Over the years some ‘improvements’ have been made. They include:
Reversing (and front) Cameras
Despite having Reversing Sensors I have managed to hit posts twice! After the last time I realised it was time to fit a camera. The camera is just above the rear number plate and is powered up when reverse gear is selected. Trickiest part was threading the cables through the existing rubber sleeve between the rear door and roof and then getting the cables along the roof space above the headlining toward the front of the ‘van. The 5″ dash mounted monitor is sharp and bright. All parts were obtained cheaply on Ebay – that’s where I found the front camera, designed to fit in the ‘V’ of the VW bonnet badge. I used a DPDT relay to disconnect the rear camera and select front. Very handy when maneuvering in tight spaces.
A bigger ‘Loo’
VW Campervans are usually designed to accommodate the smallest PortaPotti available – the 335. The writer is now in his early 70s and getting down onto the loo is fine. Getting up requires a little more effort. By fitting the larger 345 we gained a few millimetres and a useful extra 2 litres of capacity. The extra space required was gained by removing the front under seat panel and taking just 15mm off the top and then refitting – lifting the panel up as it was fitted. I had to rehang the doors because the left hand door would not open sufficiently to allow the 345 to pass through.
As a full loo could contain up to 45lbs of unpleasant material I felt some form of restraint would be a good idea, It seemed sensible not to rely on a simple door catch in the event of a road accident!
The Water Filler Problem
In my opinion the worst design feature of our ‘van is the position of the water filler. It it located next to the bedding and, try as one might, getting the tank filled without soaking the bedding is extremely difficult. You cannot rely on the electronic display to tell you when you are almost full and standing with your ear to the filler listening for the change of note when the tank is full and the water is about to explode out of the filler is exciting but not fun! This year I decide to install a ‘sight pipe’ using a length of plastic tubing and a series of cable clips to indicate the water level. The bottom clip is at the point where the pump will start to ‘splutter’. The next three are at 10, 20 and 30 litres and the black mark is right at ‘tank full’. Result? A very successful modification.
Storage – always a problem in a small ‘van
The Gas locker is tall enough to hold Calor 4.5kg cylinders and this means, because we only carry CampingGaz 907s, there is enough space to fit a drawer inside. Constructed of 10mm ply, it holds lots of useful small items, tools etc. Purchased a Door Store from Kiravans to replace the trim on the inside of the sliding door. This was one of their original models without a lip on the bottom area so I fitted shock cord over plastic hooks to retain the emergency triangle and Fiamma table base.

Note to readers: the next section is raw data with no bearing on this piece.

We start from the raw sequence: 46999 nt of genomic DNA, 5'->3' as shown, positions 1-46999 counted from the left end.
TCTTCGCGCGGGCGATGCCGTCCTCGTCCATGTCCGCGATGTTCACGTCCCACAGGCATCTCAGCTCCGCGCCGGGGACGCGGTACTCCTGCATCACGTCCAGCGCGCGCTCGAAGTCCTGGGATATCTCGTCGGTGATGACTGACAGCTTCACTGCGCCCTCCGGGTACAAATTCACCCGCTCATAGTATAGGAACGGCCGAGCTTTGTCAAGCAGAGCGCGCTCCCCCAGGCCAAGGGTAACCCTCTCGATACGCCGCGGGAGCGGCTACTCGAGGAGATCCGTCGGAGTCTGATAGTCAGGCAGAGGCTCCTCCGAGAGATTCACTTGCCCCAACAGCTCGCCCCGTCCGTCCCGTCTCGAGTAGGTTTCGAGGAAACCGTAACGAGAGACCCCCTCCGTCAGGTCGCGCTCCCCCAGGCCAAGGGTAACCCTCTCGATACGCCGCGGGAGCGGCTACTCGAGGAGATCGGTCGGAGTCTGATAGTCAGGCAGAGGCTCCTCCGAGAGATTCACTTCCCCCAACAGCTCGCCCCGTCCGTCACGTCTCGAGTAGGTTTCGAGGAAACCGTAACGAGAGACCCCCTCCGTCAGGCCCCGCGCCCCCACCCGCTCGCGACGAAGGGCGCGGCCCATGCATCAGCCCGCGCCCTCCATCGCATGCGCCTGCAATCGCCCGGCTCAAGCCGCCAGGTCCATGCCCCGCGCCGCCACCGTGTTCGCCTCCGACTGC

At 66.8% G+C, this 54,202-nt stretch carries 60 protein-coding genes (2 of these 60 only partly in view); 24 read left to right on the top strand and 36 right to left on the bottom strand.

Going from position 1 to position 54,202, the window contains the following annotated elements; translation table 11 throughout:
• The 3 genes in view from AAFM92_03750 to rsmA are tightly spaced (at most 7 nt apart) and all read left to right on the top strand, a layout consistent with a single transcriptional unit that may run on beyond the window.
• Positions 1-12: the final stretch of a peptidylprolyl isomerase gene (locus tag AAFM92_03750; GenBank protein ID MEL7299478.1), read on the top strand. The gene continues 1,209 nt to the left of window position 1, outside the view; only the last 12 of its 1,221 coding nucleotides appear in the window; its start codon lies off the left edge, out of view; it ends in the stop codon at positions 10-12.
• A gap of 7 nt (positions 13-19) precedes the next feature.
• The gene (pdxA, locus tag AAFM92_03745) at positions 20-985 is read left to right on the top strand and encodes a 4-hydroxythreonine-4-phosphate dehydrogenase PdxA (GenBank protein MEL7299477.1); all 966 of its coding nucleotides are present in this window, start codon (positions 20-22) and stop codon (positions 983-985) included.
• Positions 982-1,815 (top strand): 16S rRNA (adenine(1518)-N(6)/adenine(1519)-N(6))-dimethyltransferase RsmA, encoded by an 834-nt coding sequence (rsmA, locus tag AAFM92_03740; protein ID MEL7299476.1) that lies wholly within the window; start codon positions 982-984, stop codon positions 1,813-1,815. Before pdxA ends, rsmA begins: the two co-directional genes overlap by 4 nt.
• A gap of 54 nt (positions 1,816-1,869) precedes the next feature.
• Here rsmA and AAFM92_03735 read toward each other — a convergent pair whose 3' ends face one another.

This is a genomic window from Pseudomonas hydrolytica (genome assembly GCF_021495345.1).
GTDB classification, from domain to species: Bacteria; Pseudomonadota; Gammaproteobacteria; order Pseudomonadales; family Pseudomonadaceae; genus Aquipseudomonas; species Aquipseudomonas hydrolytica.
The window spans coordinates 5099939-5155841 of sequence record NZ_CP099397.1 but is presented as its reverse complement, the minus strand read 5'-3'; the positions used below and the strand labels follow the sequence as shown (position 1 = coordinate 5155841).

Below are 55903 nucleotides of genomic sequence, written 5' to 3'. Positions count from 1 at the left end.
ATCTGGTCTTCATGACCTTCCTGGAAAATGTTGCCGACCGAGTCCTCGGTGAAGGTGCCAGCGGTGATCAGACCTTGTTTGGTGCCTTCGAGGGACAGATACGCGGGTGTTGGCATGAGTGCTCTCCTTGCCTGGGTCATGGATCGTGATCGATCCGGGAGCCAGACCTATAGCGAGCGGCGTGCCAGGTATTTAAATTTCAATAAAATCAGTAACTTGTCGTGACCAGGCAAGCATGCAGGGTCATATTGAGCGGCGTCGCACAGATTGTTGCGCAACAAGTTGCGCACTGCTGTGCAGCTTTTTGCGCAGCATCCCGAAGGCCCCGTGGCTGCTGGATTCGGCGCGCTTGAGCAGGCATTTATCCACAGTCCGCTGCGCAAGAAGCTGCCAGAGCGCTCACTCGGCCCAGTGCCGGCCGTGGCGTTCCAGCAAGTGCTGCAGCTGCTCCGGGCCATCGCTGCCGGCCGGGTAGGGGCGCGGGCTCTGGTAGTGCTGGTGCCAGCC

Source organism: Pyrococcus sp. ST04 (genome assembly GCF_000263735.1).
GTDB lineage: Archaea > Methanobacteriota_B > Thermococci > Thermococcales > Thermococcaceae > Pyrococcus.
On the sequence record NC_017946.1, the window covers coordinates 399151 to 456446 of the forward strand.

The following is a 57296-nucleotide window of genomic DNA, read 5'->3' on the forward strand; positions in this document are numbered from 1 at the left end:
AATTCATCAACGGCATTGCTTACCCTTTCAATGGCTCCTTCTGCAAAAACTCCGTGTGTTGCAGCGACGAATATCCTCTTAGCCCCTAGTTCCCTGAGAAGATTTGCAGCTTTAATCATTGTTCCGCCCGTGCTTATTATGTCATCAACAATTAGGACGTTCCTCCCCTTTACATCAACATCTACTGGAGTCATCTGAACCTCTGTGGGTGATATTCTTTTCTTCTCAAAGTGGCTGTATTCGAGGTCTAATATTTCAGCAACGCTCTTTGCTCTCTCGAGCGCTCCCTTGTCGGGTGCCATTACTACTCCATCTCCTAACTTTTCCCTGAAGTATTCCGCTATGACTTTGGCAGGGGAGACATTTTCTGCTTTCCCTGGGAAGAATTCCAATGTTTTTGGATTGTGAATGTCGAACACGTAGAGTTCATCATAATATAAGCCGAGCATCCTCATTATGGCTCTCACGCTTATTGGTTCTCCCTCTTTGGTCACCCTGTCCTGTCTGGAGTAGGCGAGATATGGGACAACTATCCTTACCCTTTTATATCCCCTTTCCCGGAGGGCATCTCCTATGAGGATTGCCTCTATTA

Solar Power for the Leisure Battery
I originally fitted a 100W solar panel to the roof using Sikaflex – Big Mistake! When that cheaper panel died I was left with the difficult job of removing it. I purchased a much better panel, a slightly larger one – 140W and was able to stick it on top of the original. I installed an Epever Tracer 1210A MPPT controller and this has been a very worthwhile improvement. The images show the output of the panel at over 20V and the amount put into the battery both when the compressor fridge is running and when it is not.
A 2 metre length of ‘5050’ LED strip stuck to the underneath of the Fiamma awning. Just in case the adhesive turned out to be a bit suspect, I made up a clip out of acrylic and attached the front end with a pop-rivet. I thought otherwise it might strip off on a high speed autoroute trip! With a small remote dimmer the brightness can be varied from 100% down to 10%.
Inverter and a decent Torch
This 150/300W Inverter was fitted to charge the Laptop. It’s hard wired to the Vehicle battery via an ignition controlled relay. The temptation of connecting it to the Leisure battery would probably result in leaving on whilst parked up with potentially disastrous results. The Maglite torch doubles up as a convenient ‘loo roll holder.
Found this plastic container at a Leclerc hypermarket and realised it would make a good sized bin – but where to locate it? In a small ‘van you have to be tidy, but a fixed bin would have got in the way, so I attached a triangle of plywood to the back and ‘velcroed’ it into place, just by the doorway.
Always useful – if only for collecting the Croissants, Bread and Wine! The Fiamma Bike Rack sits quite high on the back of a T5 and so we have a couple of folding bikes to keep the overall height below the 2M point. For security they are padlocked to the rear towing ring.
Let’s be clear, the Celex only has a wardrobe to qualify for a National Caravan Council sticker. We find it’s much more useful when shelved as it holds more, and as mentioned before, storage is at a premium in such a small ‘van. The biggest problem though, is access to it. Most people will keep their bedding rolled up behind the rear seat. That way it’s just a couple of minutes to make up the bed. As can be seen in the left hand image, the door is hinged on the right and so is impossible to open when the bed is rolled up. My first attempt at improving was to remove the hinges and fit a lock on the other side, thereby allowing the door to be lifted out. I have now taken it one stage further and cut the door at about rear seat height and now the top half can be removed to give access to the top shelf.